Kyoto is the favorite city of many adventuring around Japan. The old capital is a charming city bringing some of the best scenery, modern city living, ancient temples, arts, culture and food together in one place. We stayed in Kyoto for a week, attempting to time our stay with the peak of the Sakura (cherry blossom) season. Instead the sakura came around four days later than expected, but still in time for us to capture it at it’s best towards the end of our stay.
Our first stop was the Golden Pavilion, a short walk from our awesome accommodation in Northern Kyoto. It’s a beautiful sight and the building is maintained daily before the crowds arrive, painstakingly ensuring the pavilion is at its golden best. This isn’t just a shiny paint, it’s actual gold leaf applied in a way that I have not yet comprehended. As you can see, it’s also really busy. Anecdotally it’s best to come as the gates open in the morning.
My favorite shot from Kinkaku-ji (The Golden Pavilion) was of a small stone pagoda on an island behind the temple. I observed this scene for a while, noting a cormorant that was in the water. I hoped that the cormorant might come into the composition and I was not disappointed! It flew straight to this rock, posed for a moment, and then flew off once more.
Shiba Inu are adorable but also have strong protective instincts. This one thought maybe I looked a little shady! Or perhaps it doesn’t like photographers =P The Lady laughed off the situation and moved her pup on.
Arashiyama bamboo grove is a must-do in Kyoto, however it’s incredibly crowded. Unfortunately we weren’t too well, so organising a visit here at first light was out of the question, but what I would recommend for anyone wanting to take classic shots of the area. Because it was so busy I focused more on what was going on above the crowds and my first shot taken in infrared.
Our hosts Isao and Kana took us to a special annual ceremony which symbolises the start of the sakura season at local Hirano Temple. The temple is a 17-century Shinto shine on a site established in 794. That’s one of the things I love Kyoto, that the old and new are so blended, and that the old is from a time so beyond our experiences.
Kyoto is great for street scenes and photography. Many of the houses and old shops are full of character.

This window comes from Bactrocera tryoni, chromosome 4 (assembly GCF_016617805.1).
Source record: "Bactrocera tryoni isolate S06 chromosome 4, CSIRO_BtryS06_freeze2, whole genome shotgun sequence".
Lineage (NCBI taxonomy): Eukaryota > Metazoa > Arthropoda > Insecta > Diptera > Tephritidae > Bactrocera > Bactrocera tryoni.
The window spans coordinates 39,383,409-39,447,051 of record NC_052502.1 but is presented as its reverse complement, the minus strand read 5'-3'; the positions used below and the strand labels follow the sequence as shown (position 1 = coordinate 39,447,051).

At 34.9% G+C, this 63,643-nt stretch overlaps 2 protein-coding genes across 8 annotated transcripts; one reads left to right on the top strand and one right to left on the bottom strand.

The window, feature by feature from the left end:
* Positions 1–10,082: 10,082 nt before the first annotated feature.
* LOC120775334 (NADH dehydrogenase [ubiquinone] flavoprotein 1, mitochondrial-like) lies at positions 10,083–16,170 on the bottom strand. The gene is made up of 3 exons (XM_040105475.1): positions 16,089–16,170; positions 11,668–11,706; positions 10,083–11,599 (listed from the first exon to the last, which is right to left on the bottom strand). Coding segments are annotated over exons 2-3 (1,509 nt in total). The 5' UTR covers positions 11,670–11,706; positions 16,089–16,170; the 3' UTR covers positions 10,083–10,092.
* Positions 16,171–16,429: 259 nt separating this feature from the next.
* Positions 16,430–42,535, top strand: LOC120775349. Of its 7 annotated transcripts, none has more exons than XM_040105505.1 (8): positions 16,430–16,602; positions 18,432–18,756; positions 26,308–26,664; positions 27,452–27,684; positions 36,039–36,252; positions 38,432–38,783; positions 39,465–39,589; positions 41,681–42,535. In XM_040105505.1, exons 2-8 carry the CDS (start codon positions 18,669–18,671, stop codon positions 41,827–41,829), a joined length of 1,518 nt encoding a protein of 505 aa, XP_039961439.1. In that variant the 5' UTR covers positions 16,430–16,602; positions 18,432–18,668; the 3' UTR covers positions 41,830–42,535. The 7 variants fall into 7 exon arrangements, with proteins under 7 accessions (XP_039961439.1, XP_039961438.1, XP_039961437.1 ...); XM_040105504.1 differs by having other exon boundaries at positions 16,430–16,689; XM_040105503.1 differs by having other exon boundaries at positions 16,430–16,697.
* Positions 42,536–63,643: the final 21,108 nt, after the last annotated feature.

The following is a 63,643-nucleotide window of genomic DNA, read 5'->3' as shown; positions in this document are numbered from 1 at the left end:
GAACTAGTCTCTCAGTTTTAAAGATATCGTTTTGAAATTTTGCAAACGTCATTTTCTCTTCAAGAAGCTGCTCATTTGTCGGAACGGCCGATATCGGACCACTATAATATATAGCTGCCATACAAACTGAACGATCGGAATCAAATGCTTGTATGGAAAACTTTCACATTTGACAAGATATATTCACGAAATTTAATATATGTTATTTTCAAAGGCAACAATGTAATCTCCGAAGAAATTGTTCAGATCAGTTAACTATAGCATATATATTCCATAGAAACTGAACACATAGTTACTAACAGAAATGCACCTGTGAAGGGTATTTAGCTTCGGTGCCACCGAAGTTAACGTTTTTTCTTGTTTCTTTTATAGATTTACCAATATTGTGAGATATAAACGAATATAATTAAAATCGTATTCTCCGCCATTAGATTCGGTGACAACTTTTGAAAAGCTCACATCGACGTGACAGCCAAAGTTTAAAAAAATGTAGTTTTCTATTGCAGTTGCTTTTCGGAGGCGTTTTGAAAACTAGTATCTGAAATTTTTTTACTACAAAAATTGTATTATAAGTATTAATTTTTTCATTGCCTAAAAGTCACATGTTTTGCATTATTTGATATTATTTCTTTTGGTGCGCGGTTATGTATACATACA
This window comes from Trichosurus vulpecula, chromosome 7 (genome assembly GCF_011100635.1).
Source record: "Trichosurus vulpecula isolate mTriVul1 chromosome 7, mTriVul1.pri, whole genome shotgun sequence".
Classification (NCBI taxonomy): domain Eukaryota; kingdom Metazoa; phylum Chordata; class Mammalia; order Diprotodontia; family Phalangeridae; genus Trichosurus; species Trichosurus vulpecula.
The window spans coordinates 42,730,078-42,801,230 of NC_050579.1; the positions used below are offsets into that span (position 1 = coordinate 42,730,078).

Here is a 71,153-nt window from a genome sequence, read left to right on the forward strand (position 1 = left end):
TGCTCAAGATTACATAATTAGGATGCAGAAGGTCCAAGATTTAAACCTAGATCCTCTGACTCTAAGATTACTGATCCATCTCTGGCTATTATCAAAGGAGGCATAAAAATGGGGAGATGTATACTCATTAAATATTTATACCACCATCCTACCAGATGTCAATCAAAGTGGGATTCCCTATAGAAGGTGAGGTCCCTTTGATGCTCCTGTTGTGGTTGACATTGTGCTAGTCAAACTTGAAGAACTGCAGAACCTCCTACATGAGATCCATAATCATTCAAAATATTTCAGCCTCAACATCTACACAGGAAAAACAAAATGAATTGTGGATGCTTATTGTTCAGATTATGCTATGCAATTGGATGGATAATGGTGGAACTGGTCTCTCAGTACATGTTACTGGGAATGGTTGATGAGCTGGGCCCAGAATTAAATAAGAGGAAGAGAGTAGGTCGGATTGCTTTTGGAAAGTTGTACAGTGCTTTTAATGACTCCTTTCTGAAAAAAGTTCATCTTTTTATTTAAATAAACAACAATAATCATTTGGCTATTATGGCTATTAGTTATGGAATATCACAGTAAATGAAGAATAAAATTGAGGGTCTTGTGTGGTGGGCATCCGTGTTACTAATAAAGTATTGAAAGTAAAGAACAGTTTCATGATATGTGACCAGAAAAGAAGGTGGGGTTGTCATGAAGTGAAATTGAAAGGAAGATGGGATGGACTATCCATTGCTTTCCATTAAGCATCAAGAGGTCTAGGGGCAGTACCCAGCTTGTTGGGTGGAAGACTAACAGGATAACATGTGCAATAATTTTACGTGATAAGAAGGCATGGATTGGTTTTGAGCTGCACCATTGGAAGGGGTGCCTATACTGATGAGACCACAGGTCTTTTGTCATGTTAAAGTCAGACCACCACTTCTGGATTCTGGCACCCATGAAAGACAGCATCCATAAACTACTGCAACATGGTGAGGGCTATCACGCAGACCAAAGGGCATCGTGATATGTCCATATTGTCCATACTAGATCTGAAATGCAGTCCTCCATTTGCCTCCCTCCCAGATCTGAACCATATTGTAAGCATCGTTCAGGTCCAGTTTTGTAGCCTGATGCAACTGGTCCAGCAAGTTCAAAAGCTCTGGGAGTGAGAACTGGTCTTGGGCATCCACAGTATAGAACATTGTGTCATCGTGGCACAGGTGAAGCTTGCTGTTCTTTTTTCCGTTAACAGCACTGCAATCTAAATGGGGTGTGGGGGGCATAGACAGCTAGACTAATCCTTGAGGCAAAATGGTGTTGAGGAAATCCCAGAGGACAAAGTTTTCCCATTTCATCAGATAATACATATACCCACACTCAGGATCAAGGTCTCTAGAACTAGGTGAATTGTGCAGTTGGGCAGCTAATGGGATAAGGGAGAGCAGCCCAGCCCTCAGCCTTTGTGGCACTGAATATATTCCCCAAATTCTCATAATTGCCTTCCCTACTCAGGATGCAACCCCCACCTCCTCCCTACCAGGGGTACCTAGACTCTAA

There are temples everywhere, leading to the term ‘temple fatigue’, which describes travelers becoming tired of seeing temples! It’s possible I guess, but there is so much to see and visits to temples can be mixed in with many other activities.
A visit to ‘the smallest museum in Kyoto’ is an interesting experience! We ate cake while sitting in a room choc-full of fine art reproductions from all styles, genres and eras of art, mashed together. I love this eclectic side of Japan.
Fushimi Inari-Taisha is without a doubt the most popular shrine in Kyoto. It’s famous for its thousands of Tori gates, positioned in various configurations all the way up the mountain where you are greeted with views over Kyoto. I recommend coming an hour before sunset, walking up the mountain and enjoying the sunset, and then making your way down by lantern light in the dark. Probably wouldn’t hurt to bring a torch for your own peace of mind too! Lighting is available on the main paths but it’s not exactly bright and it would be easy to misstep.
Photos from the Yasaka area of Kyoto, well known for its pagoda and old town feel.
Random scenes from near the Kamo river nearby Yasaka, including the white tiled entry way to the train station.
Kasuga-taisha was one of my favorite places in Japan, at least as an animal lover. The temple, over 1300 years old, sits behind the Nara Park area which is famous for its deer. Don’t be tempted to stick around in the park however. Most of the deer there are well fed and relatively disinterested. If you want to interact more with furry friends then a pack of deer crackers (or more!) and a walk from the temple up the mountain is very worthwhile.
It’s true that the deer here are conditioned to bow for the special deer biscuits, and although it’s novel, I found myself a little saddened that the deer were so physically conditioned to acting against their nature for food. It was clear that they did not understand the gesture they were making, as the deer would bow over and over and over in the hope of food. Still, the deer are in good health and the surroundings are beautiful and well worth visiting.
Walking along the Philosopher’s Path is one of the premier cherry blossom spots in Kyoto. It’s lined with small boutiques, restaurants and a few temples, making it a worthwhile walk.
A gentleman from Kyoto feeds local cats, which often find themselves living around Kyoto’s temples and public spaces. His generosity helps the cats stay in relatively good health.
Close up of the detailing on one of Kyoto’s temple buildings.
Youth meets tradition. Kimono hire is hugely popular in Kyoto. Kimonos and services around them such as photography are a huge business.
People take photos at the old aquaduct near Nanzen-Ji. It’s a great place to people watch as the public interpret the aquaduct and take photos in their individual ways. The archways also provide a layered effect.
This is an area of Nanzen-Ji that is pay-to-access. I think it was around 800yen which was well worth it for the preservation of the garden, as well as some peace away from the crowds!
Finally our lovely hosts Isao and Kana took us out for the sakura festival, now in full bloom, at the Hirano shrine before we left. It’s really quite beautiful and you can see why hanami (flower watching) and eating festival food under a canopy of cherry blossom is so popular, and a part of the Japanese culture and lifestyle.
If you’d like to learn a bit more about Kyoto and Japan in general, be sure to read Ten ways traveling Japan surprised me, linked below.